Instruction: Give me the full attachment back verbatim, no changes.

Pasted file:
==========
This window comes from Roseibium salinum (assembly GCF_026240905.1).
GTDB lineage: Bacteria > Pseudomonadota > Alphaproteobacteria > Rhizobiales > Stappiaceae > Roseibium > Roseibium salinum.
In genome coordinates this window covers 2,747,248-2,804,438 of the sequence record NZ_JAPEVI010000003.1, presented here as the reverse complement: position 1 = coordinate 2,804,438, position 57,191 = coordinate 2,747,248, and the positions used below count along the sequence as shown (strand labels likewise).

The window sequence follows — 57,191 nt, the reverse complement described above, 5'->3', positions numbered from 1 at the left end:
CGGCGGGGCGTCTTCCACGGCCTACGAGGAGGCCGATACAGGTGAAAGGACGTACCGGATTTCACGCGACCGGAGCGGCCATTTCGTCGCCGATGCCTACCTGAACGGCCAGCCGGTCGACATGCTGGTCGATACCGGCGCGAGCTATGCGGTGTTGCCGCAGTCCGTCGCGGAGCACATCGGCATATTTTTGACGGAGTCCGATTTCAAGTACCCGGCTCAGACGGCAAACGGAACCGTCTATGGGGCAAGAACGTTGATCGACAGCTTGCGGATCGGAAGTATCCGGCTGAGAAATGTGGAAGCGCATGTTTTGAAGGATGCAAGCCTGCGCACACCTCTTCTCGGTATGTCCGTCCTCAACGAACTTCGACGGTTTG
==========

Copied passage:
This window comes from Roseibium salinum (assembly GCF_026240905.1).
GTDB lineage: Bacteria > Pseudomonadota > Alphaproteobacteria > Rhizobiales > Stappiaceae > Roseibium > Roseibium salinum.
In genome coordinates this window covers 2,747,248-2,804,438 of the sequence record NZ_JAPEVI010000003.1, presented here as the reverse complement: position 1 = coordinate 2,804,438, position 57,191 = coordinate 2,747,248, and the positions used below count along the sequence as shown (strand labels likewise).

The window sequence follows — 57,191 nt, the reverse complement described above, 5'->3', positions numbered from 1 at the left end:
CGGCGGGGCGTCTTCCACGGCCTACGAGGAGGCCGATACAGGTGAAAGGACGTACCGGATTTCACGCGACCGGAGCGGCCATTTCGTCGCCGATGCCTACCTGAACGGCCAGCCGGTCGACATGCTGGTCGATACCGGCGCGAGCTATGCGGTGTTGCCGCAGTCCGTCGCGGAGCACATCGGCATATTTTTGACGGAGTCCGATTTCAAGTACCCGGCTCAGACGGCAAACGGAACCGTCTATGGGGCAAGAACGTTGATCGACAGCTTGCGGATCGGAAGTATCCGGCTGAGAAATGTGGAAGCGCATGTTTTGAAGGATGCAAGCCTGCGCACACCTCTTCTCGGTATGTCCGTCCTCAACGAACTTCGACGGTTTG